On The Ropes

Even though RIAs have taken some clients and assets from advisors in other channels, wirehouse advisors still manage more assets on average at $60.5 million, according to our survey. Advisors at RIA firms manage an average of $47.5 million, by comparison, the survey shows. In part, that is because wirehouse firms have been making an effort to weed out smaller advisors and clients, say analysts.

“Wirehouse firms are trying to make a strategic move upmarket both in terms of the clients that they serve and the advisors that are there,” says Christopher Yeomans, a research analyst with FRC. “I would say there are two types of advisors at firms right now, ones that the firm wants to keep and those that the firm wants to get rid of, and the advisors that the firm wants to keep are receiving fairly generous retention bonuses or bonuses to move to another firm,” he continues.

Compensation grids are starting to reflect that bias more and more. While wirehouses have long sneered at producers with less than $500,000, these days management is actually acting on that thought, reducing compensation for advisors who generate under $300,000. In April, UBS announced plans to cut 2,000 employees in its wealth management division — many of them financial advisors with under $250,000 in trailing 12-months production. Meanwhile, in its 2009 compensation plan, Merrill cut payout rates by around half to between 20 and 25 percent for advisors who have been in the business for six years and produce $300,000 or less in annual revenue. Consultants say Smith Barney and Morgan Stanley could make similar moves this year, if they haven't already.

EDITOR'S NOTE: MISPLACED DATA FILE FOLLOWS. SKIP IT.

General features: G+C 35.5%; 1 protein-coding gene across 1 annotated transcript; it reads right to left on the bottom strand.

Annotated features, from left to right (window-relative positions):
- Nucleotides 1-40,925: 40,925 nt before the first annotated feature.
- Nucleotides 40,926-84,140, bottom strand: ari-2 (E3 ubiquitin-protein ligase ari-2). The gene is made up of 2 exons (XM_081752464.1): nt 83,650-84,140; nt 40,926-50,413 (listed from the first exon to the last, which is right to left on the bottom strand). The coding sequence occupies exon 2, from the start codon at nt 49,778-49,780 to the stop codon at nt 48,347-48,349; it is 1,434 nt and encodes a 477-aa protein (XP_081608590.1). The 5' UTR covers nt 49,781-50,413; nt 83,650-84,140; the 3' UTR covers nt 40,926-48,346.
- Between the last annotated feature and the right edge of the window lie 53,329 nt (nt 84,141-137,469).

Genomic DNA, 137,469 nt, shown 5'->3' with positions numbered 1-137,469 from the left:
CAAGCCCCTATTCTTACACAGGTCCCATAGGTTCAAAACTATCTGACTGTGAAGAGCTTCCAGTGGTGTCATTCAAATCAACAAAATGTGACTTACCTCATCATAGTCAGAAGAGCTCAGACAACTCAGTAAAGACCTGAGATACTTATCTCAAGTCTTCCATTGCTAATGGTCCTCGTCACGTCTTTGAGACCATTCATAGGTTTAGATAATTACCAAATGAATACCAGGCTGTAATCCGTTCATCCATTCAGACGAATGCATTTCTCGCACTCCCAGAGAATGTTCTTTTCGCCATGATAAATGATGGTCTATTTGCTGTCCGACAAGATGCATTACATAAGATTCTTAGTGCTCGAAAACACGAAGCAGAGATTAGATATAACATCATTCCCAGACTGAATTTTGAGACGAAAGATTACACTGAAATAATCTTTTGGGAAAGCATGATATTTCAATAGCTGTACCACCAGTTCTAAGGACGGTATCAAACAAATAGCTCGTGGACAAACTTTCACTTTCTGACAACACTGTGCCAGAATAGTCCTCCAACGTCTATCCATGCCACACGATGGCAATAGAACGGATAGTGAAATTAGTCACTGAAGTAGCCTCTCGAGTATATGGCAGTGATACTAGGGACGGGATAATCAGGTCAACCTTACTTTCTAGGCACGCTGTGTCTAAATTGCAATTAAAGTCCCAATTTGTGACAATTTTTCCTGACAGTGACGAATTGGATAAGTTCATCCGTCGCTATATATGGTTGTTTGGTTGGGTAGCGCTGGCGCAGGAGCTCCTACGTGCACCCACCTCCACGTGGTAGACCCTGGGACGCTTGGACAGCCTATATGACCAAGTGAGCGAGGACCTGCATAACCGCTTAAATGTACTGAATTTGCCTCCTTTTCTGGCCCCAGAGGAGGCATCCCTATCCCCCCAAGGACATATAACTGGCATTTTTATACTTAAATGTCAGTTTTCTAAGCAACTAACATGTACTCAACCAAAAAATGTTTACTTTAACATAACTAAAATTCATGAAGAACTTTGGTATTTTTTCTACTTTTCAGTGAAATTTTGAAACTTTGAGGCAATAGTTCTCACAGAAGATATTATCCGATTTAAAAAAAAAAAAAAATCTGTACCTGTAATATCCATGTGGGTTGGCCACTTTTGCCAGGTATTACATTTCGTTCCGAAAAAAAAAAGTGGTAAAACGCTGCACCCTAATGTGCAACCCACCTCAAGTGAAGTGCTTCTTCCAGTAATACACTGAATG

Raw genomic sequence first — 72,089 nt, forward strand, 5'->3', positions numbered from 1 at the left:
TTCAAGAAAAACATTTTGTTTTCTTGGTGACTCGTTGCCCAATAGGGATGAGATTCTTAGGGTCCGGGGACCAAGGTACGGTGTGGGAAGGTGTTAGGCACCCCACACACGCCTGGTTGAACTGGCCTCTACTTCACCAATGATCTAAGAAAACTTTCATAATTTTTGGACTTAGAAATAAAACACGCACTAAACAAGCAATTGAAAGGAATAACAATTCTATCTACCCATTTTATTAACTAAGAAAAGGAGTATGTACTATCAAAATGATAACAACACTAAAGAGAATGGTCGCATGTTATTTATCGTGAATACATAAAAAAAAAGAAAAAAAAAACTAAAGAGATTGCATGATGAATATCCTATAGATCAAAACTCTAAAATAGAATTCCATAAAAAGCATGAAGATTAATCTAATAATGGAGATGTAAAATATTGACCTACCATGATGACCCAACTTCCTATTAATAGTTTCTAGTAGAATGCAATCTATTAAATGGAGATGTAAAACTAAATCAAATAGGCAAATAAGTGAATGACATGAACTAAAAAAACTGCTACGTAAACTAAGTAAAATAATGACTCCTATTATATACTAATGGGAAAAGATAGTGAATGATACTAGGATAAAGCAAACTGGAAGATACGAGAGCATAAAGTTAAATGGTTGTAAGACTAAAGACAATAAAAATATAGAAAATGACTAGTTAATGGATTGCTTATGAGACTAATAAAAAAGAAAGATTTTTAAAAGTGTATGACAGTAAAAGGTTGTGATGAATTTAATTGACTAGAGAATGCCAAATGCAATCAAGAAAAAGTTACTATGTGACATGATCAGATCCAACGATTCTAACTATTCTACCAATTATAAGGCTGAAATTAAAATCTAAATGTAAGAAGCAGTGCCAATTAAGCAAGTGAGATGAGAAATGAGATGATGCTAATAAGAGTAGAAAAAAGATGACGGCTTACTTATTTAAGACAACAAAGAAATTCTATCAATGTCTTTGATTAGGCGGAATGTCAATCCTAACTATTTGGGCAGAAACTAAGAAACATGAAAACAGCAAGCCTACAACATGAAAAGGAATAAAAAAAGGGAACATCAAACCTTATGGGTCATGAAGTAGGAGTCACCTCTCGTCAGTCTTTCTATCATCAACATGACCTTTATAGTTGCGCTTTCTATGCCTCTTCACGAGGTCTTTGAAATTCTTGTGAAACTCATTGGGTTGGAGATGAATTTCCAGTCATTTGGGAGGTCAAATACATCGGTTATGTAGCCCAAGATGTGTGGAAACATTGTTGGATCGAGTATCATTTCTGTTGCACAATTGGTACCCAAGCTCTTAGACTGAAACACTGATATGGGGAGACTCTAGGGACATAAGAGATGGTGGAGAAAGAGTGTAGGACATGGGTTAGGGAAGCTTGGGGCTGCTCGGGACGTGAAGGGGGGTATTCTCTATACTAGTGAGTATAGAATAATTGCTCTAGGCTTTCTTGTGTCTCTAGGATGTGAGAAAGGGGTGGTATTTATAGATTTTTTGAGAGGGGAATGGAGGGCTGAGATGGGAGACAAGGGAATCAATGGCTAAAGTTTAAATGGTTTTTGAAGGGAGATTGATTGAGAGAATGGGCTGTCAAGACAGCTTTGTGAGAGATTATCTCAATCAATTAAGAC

But that doesn't mean these guys won't survive the recession. Many of them will get better compensation deals at the independent and regional b/ds and tough it out. “Every time we've had a bad recession, you do whatever you can to survive and hang on — and I know guys hanging by their fingernails — you emerge stronger,” says the AGE broker. “Because you know what? A lot of do-it-yourself investors have been crushed too, so they'll be looking for advice.”